When Jupiter asked, “Do I look fat to you?”

February 2nd, 2017, 6:20 a.m. local time

It was a crystal clear morning today when I let my dog out.  Within the hour before sunrise, Jupiter was shining big and bright, above its current star companion Spica.  Above both towards Zenith I could see one other lone star in that part of the sky, Arcturus.  The only other star I could see at this time was high in the East.  I didn’t know what it was, but after later consulting a star chart, I am fairly certain it was Vega.

As a side note, it’s pretty cool how the Summer Triangle, which includes Vega, sometimes can be seen both at sunset and sunrise.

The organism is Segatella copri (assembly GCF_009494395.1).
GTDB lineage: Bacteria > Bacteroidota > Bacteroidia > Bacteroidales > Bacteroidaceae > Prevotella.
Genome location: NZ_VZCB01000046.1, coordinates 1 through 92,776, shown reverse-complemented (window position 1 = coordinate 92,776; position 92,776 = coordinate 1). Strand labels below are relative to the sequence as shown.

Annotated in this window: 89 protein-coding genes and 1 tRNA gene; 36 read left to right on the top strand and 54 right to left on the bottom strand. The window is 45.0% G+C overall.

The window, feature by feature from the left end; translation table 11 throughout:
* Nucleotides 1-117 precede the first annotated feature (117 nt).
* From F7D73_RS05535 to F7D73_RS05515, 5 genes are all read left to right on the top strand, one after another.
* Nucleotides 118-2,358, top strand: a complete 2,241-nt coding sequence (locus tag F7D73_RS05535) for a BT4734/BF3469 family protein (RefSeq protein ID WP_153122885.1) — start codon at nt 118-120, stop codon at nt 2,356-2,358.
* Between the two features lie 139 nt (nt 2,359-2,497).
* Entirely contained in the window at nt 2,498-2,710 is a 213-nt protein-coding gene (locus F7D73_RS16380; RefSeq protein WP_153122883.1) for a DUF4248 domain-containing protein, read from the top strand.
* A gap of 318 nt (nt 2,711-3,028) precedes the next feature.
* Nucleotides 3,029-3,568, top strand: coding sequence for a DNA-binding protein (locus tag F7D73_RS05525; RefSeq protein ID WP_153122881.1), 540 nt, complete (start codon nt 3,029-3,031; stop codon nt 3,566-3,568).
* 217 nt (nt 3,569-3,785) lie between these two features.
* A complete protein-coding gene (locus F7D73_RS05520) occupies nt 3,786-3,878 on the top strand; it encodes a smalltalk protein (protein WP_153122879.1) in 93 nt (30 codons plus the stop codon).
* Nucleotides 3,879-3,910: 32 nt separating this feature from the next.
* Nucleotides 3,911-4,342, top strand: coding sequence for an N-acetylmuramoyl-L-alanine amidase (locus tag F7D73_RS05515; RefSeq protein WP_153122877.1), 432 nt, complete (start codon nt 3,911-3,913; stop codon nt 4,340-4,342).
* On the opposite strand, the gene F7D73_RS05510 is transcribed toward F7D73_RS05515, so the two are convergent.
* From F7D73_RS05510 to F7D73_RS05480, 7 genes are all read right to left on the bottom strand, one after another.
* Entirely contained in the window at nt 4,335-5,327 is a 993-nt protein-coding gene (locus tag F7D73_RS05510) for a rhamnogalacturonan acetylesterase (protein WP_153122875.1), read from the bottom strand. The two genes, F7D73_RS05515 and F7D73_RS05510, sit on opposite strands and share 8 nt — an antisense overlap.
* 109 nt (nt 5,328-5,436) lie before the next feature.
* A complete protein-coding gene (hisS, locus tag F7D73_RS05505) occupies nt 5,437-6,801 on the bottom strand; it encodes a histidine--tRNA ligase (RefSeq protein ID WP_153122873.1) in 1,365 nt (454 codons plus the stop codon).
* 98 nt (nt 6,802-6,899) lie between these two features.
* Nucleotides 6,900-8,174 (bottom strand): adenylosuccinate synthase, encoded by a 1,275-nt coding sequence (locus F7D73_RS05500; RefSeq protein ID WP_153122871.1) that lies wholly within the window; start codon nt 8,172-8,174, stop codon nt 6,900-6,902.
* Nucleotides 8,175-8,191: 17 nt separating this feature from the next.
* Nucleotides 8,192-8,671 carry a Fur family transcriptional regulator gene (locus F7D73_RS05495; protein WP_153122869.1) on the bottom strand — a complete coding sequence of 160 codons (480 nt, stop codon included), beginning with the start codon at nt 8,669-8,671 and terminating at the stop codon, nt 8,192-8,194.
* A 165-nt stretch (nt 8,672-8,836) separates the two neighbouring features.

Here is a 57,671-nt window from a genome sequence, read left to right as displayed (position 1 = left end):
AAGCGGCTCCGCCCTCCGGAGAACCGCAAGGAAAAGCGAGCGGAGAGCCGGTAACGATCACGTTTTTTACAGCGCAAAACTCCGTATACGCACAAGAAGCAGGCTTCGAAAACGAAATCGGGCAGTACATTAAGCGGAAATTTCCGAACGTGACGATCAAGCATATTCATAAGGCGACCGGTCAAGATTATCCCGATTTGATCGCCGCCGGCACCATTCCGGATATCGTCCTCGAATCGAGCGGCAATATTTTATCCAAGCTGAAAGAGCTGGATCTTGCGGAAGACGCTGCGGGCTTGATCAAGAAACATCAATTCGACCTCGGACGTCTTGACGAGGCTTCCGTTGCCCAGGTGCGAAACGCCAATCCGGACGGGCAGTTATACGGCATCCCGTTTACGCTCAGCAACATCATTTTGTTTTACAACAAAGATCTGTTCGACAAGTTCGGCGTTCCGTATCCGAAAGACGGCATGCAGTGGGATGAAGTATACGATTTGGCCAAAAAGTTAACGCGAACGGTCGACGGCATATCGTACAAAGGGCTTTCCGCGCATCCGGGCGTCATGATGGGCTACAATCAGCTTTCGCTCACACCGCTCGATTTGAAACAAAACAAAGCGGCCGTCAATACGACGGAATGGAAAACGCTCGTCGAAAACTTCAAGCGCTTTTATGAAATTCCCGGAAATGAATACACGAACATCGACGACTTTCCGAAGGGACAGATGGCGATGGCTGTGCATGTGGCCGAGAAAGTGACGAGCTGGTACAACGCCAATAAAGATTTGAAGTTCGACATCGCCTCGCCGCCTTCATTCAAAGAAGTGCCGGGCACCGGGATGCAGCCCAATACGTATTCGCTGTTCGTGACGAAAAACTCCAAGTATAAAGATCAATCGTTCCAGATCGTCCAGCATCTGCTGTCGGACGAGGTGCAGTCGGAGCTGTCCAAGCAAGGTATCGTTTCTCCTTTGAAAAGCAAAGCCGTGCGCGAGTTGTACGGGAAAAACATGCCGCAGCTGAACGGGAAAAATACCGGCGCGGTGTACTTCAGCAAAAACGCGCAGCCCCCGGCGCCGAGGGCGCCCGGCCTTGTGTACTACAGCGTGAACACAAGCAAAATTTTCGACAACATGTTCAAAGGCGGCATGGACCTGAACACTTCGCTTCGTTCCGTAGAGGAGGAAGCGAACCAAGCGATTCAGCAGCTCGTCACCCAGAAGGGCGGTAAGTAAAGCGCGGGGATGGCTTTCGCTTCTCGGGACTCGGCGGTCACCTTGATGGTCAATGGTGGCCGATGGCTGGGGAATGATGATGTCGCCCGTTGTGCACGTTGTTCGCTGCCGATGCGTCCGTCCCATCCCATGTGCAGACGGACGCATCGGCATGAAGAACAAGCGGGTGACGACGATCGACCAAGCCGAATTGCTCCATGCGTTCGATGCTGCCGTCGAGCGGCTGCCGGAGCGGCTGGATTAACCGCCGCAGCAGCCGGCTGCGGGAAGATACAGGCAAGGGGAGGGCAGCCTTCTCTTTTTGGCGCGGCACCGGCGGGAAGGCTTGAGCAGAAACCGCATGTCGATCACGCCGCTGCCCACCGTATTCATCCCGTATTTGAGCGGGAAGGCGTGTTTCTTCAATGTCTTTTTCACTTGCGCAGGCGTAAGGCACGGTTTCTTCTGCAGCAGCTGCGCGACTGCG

I have been watching the night sky in earnest for almost a year now, and Jupiter (after the obvious Moon) was my first true target. Something occurred to me this morning while seeing Jupiter…it is BIG. I mean, the stars, even the bright ones (except perhaps Sirius) are like little dots of twinkling light.  But Jupiter, minus the twinkling, really truly is a bigger object to the naked eye, once you observe long enough.  And through binoculars, it has a very distinct circular shape, whereas the stars are still points/dots, just brighter.



I write frequently about astrophotography, technology advice, and my other interests like science fiction. I have over 30 years of experience in computer programming, information technology, and project management.

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